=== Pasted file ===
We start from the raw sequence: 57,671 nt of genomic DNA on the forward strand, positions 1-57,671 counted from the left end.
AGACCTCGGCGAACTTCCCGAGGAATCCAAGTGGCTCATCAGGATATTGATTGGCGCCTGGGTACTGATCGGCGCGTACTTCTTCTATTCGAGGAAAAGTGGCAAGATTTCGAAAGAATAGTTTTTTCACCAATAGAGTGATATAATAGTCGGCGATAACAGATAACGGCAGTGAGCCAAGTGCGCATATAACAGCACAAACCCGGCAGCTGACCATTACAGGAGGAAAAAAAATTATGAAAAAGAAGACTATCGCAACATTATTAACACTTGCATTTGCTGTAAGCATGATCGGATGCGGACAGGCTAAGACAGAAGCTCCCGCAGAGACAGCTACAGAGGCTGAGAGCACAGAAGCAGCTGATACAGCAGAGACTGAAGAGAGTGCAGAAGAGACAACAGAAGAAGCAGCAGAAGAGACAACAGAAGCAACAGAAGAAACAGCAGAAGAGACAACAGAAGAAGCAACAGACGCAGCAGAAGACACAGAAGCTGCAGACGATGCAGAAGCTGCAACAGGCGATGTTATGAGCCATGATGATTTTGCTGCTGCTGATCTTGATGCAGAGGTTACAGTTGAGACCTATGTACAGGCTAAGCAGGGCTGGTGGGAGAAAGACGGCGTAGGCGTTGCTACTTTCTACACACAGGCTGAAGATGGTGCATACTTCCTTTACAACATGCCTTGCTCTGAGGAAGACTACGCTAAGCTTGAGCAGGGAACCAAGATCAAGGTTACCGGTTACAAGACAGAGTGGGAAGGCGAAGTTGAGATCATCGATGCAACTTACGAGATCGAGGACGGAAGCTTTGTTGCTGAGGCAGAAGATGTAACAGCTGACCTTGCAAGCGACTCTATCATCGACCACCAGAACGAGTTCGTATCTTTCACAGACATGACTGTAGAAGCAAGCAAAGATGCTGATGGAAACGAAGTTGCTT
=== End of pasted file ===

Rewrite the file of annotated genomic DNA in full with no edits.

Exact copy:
We start from the raw sequence: 57,671 nt of genomic DNA on the forward strand, positions 1-57,671 counted from the left end.
AGACCTCGGCGAACTTCCCGAGGAATCCAAGTGGCTCATCAGGATATTGATTGGCGCCTGGGTACTGATCGGCGCGTACTTCTTCTATTCGAGGAAAAGTGGCAAGATTTCGAAAGAATAGTTTTTTCACCAATAGAGTGATATAATAGTCGGCGATAACAGATAACGGCAGTGAGCCAAGTGCGCATATAACAGCACAAACCCGGCAGCTGACCATTACAGGAGGAAAAAAAATTATGAAAAAGAAGACTATCGCAACATTATTAACACTTGCATTTGCTGTAAGCATGATCGGATGCGGACAGGCTAAGACAGAAGCTCCCGCAGAGACAGCTACAGAGGCTGAGAGCACAGAAGCAGCTGATACAGCAGAGACTGAAGAGAGTGCAGAAGAGACAACAGAAGAAGCAGCAGAAGAGACAACAGAAGCAACAGAAGAAACAGCAGAAGAGACAACAGAAGAAGCAACAGACGCAGCAGAAGACACAGAAGCTGCAGACGATGCAGAAGCTGCAACAGGCGATGTTATGAGCCATGATGATTTTGCTGCTGCTGATCTTGATGCAGAGGTTACAGTTGAGACCTATGTACAGGCTAAGCAGGGCTGGTGGGAGAAAGACGGCGTAGGCGTTGCTACTTTCTACACACAGGCTGAAGATGGTGCATACTTCCTTTACAACATGCCTTGCTCTGAGGAAGACTACGCTAAGCTTGAGCAGGGAACCAAGATCAAGGTTACCGGTTACAAGACAGAGTGGGAAGGCGAAGTTGAGATCATCGATGCAACTTACGAGATCGAGGACGGAAGCTTTGTTGCTGAGGCAGAAGATGTAACAGCTGACCTTGCAAGCGACTCTATCATCGACCACCAGAACGAGTTCGTATCTTTCACAGACATGACTGTAGAAGCAAGCAAAGATGCTGATGGAAACGAAGTTGCTT